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Akhada: From the depths of a winter’s night
by Gayatri Sinha
Sharma’s photographs stress the unchanging character of the Nagas and their apparent indifference to the passage of time.

Traditionally, an akhada is a place for practice, for living and exercising, a term current in the Indian lexicon for wrestlers, religious orders, and itinerant groups of wandering mystics. In the context of the Juna akhada and its inmates, the Naga babas, however, the akhada becomes a compelling photographic subject.

Both forbidding and steeped in remote, cultic practices, it mark the vivification of the past, in our immediate present. In the work of Parul Sharma, two subsects of the Juna akhada – of the ancient order of the nude Naga babas or sadhus as they are known, and the neophyte order of the Kinnar akhada, or the transgendered sect of Shiva devotees, are dramatically captured.

Using an android phone camera, sharma traced the Nagas through a cyclical ritual. Shot over a night and day in December 2019, at the Ardh kumbh mela at Allahabad on the banks of the Ganga, and thereafter on the river’s edge at Varanasi, the  prints on view reveal   the spectacular demonstration that faith exercises in the Indian subcontinent. Appearing in intense close up, the Naga babas reveal little of their historic antecedents.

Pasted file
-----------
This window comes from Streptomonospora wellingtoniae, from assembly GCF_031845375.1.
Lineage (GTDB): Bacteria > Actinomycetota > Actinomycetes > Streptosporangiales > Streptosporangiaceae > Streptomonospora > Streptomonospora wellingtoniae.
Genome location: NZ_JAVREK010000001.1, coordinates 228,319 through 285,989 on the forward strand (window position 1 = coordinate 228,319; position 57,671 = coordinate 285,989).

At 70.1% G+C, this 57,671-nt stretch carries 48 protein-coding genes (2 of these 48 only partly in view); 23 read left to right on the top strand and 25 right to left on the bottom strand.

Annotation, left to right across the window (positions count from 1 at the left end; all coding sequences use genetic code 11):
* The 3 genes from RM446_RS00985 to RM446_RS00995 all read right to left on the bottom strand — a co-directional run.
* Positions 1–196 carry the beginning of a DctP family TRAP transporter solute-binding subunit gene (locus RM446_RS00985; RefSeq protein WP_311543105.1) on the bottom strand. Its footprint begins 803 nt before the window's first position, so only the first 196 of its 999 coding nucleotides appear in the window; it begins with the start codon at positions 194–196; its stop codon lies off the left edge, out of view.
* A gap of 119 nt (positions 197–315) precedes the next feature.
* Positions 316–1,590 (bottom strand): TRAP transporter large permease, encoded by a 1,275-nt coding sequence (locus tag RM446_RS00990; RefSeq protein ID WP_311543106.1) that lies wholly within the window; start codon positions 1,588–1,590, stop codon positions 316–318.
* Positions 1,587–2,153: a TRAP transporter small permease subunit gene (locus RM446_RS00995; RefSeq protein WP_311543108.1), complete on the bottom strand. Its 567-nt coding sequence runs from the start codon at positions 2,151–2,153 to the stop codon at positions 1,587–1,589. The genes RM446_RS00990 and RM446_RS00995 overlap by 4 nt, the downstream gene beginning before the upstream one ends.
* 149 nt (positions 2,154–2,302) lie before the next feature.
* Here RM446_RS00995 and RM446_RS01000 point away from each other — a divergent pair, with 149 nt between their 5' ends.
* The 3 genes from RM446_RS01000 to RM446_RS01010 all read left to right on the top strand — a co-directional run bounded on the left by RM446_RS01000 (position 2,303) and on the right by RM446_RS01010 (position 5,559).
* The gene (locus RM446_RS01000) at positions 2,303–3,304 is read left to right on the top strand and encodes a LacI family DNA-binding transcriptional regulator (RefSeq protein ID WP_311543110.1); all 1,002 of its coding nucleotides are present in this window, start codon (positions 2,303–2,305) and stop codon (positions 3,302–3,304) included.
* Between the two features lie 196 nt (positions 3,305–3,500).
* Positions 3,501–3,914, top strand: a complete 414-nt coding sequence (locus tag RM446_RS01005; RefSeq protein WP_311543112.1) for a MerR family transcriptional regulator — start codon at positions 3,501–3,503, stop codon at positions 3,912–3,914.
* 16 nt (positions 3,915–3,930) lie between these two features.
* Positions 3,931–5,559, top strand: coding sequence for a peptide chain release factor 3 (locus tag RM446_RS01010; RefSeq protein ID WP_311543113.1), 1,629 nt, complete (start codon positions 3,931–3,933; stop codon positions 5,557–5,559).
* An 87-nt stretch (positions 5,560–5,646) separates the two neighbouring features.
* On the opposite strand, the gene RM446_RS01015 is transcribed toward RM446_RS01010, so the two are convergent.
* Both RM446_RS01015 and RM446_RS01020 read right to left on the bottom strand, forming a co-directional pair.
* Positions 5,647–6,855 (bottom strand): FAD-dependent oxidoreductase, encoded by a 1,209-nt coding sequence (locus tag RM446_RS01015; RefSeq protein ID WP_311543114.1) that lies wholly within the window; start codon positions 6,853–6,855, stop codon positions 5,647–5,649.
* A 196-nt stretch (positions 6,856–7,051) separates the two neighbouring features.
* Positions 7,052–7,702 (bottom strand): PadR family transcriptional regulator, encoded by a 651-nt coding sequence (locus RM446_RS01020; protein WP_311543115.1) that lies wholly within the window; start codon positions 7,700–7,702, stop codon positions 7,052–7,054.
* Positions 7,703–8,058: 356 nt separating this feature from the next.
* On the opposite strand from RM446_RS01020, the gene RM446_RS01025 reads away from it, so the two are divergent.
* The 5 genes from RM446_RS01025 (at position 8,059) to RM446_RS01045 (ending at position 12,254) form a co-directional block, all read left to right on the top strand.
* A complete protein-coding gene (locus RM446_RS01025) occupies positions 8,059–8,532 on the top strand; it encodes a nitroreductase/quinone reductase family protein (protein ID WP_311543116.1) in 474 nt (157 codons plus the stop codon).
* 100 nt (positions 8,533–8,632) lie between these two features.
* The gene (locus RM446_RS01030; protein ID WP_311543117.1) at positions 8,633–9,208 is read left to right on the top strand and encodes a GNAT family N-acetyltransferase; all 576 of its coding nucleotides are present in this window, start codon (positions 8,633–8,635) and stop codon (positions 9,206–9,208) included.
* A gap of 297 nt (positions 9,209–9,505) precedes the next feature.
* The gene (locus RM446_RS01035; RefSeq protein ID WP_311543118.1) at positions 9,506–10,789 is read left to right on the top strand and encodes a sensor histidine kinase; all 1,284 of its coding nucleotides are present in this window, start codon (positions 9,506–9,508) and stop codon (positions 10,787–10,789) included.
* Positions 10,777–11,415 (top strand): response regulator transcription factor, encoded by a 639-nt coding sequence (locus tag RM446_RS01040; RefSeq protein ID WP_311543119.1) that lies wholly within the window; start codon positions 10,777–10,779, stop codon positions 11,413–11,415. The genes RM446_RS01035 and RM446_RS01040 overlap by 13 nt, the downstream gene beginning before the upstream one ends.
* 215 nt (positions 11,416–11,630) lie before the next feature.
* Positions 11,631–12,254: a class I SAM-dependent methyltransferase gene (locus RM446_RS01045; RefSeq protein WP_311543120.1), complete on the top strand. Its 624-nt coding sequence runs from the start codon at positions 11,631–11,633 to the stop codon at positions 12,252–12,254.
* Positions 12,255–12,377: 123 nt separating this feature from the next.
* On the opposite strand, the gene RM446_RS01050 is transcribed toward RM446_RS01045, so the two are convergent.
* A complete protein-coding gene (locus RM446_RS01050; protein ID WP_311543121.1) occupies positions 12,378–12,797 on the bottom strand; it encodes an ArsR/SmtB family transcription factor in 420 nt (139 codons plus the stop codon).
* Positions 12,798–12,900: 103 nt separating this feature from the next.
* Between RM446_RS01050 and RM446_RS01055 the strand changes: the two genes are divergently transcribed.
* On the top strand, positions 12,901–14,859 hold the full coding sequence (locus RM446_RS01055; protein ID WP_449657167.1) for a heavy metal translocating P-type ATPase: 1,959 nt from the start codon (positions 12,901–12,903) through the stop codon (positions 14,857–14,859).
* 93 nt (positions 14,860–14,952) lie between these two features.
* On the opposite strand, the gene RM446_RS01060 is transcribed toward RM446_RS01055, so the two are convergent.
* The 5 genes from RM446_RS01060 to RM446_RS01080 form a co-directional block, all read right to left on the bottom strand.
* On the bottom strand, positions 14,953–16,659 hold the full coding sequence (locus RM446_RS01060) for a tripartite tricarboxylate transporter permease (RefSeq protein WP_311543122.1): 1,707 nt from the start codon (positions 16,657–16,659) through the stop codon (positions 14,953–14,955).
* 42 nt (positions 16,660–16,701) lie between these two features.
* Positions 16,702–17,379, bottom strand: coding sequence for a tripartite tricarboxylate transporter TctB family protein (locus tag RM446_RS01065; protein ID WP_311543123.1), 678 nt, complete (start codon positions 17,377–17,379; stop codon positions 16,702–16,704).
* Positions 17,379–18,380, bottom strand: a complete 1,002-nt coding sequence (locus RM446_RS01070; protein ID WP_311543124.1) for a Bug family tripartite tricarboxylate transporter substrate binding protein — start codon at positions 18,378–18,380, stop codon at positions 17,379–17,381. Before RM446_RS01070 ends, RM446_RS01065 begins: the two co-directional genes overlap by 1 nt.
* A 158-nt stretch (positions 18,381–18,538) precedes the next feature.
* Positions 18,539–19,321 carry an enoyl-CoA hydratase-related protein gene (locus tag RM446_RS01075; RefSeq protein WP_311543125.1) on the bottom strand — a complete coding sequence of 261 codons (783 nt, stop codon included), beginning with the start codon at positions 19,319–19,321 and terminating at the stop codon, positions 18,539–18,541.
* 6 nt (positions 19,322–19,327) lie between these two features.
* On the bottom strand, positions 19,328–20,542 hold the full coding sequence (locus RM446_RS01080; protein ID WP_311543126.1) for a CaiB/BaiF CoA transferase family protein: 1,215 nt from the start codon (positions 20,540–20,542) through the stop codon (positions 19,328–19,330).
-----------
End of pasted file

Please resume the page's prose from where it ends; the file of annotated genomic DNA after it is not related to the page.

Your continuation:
Widely believed to be residents of the Himalayas who congregate for the confluence of rivers during the Kumbh mela, the order of the Juha akhada claims a complex history. Often described as ‘astradhari’, they are arms bearing ascetics— in distinction to the ‘shastradhari’ ascetics or those who propagated the ‘shastras’ or the holy texts -- the sect is believed to have been founded by the 8th century philosopher –poet, Adi Shankaracharya. Specifically the subjects of these photos belong to the unbroken line of warrior sadhus,  of an order formalised in  the early 14th century, and constitutes  one of the most powerful congregations of Indian ascetics.

Sharma’s photographs stress the unchanging character of the Nagas and their apparent indifference to the passage of time. Through India’s early colonial history, sadhus and sannyasis were a subject of intense and frequently conflicted administrative control.

Their authority drew not a little power from their reclusive ways of living, their esoteric rituals and their status as custodians of faith.